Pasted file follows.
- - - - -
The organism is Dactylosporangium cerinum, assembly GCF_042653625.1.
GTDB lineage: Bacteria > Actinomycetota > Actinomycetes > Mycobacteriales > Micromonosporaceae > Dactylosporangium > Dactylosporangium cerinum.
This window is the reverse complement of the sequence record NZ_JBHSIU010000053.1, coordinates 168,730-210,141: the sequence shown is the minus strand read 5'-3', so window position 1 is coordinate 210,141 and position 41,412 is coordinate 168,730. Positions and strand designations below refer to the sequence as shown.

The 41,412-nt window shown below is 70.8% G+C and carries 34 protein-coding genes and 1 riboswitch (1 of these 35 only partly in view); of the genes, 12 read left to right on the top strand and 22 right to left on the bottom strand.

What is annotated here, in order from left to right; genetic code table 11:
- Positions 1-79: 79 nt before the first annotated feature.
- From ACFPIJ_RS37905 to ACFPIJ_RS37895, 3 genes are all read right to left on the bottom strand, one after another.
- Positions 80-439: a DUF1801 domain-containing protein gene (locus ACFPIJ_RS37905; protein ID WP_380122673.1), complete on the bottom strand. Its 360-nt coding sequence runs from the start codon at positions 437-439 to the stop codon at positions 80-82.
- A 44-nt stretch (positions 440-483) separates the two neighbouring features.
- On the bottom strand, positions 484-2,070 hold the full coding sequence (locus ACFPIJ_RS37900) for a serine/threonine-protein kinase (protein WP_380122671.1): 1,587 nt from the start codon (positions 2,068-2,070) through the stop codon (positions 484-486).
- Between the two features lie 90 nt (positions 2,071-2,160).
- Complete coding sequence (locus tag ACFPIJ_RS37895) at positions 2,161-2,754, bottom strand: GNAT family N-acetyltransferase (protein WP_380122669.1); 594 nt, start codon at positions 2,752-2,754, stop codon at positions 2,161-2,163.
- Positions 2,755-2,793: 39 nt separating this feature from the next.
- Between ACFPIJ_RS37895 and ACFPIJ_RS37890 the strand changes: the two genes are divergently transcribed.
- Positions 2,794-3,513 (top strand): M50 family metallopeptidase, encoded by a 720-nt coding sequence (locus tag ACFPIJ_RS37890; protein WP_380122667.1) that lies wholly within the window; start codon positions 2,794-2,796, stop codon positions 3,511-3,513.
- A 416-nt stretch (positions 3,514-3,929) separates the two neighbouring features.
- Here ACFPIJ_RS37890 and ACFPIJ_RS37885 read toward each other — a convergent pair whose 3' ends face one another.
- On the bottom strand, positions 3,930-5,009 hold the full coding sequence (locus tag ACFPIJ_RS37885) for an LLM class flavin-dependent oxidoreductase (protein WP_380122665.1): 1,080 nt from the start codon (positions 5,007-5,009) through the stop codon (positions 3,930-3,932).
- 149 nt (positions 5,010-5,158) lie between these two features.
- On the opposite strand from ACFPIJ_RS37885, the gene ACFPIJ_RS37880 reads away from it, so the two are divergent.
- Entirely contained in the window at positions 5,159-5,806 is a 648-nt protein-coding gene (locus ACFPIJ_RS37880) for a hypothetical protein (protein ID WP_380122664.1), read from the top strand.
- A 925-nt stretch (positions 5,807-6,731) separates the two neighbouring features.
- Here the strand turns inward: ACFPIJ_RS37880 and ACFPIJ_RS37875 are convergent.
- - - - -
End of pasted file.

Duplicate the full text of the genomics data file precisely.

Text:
The organism is Dactylosporangium cerinum, assembly GCF_042653625.1.
GTDB lineage: Bacteria > Actinomycetota > Actinomycetes > Mycobacteriales > Micromonosporaceae > Dactylosporangium > Dactylosporangium cerinum.
This window is the reverse complement of the sequence record NZ_JBHSIU010000053.1, coordinates 168,730-210,141: the sequence shown is the minus strand read 5'-3', so window position 1 is coordinate 210,141 and position 41,412 is coordinate 168,730. Positions and strand designations below refer to the sequence as shown.

The 41,412-nt window shown below is 70.8% G+C and carries 34 protein-coding genes and 1 riboswitch (1 of these 35 only partly in view); of the genes, 12 read left to right on the top strand and 22 right to left on the bottom strand.

What is annotated here, in order from left to right; genetic code table 11:
- Positions 1-79: 79 nt before the first annotated feature.
- From ACFPIJ_RS37905 to ACFPIJ_RS37895, 3 genes are all read right to left on the bottom strand, one after another.
- Positions 80-439: a DUF1801 domain-containing protein gene (locus ACFPIJ_RS37905; protein ID WP_380122673.1), complete on the bottom strand. Its 360-nt coding sequence runs from the start codon at positions 437-439 to the stop codon at positions 80-82.
- A 44-nt stretch (positions 440-483) separates the two neighbouring features.
- On the bottom strand, positions 484-2,070 hold the full coding sequence (locus ACFPIJ_RS37900) for a serine/threonine-protein kinase (protein WP_380122671.1): 1,587 nt from the start codon (positions 2,068-2,070) through the stop codon (positions 484-486).
- Between the two features lie 90 nt (positions 2,071-2,160).
- Complete coding sequence (locus tag ACFPIJ_RS37895) at positions 2,161-2,754, bottom strand: GNAT family N-acetyltransferase (protein WP_380122669.1); 594 nt, start codon at positions 2,752-2,754, stop codon at positions 2,161-2,163.
- Positions 2,755-2,793: 39 nt separating this feature from the next.
- Between ACFPIJ_RS37895 and ACFPIJ_RS37890 the strand changes: the two genes are divergently transcribed.
- Positions 2,794-3,513 (top strand): M50 family metallopeptidase, encoded by a 720-nt coding sequence (locus tag ACFPIJ_RS37890; protein WP_380122667.1) that lies wholly within the window; start codon positions 2,794-2,796, stop codon positions 3,511-3,513.
- A 416-nt stretch (positions 3,514-3,929) separates the two neighbouring features.
- Here ACFPIJ_RS37890 and ACFPIJ_RS37885 read toward each other — a convergent pair whose 3' ends face one another.
- On the bottom strand, positions 3,930-5,009 hold the full coding sequence (locus tag ACFPIJ_RS37885) for an LLM class flavin-dependent oxidoreductase (protein WP_380122665.1): 1,080 nt from the start codon (positions 5,007-5,009) through the stop codon (positions 3,930-3,932).
- 149 nt (positions 5,010-5,158) lie between these two features.
- On the opposite strand from ACFPIJ_RS37885, the gene ACFPIJ_RS37880 reads away from it, so the two are divergent.
- Entirely contained in the window at positions 5,159-5,806 is a 648-nt protein-coding gene (locus ACFPIJ_RS37880) for a hypothetical protein (protein ID WP_380122664.1), read from the top strand.
- A 925-nt stretch (positions 5,807-6,731) separates the two neighbouring features.
- Here the strand turns inward: ACFPIJ_RS37880 and ACFPIJ_RS37875 are convergent.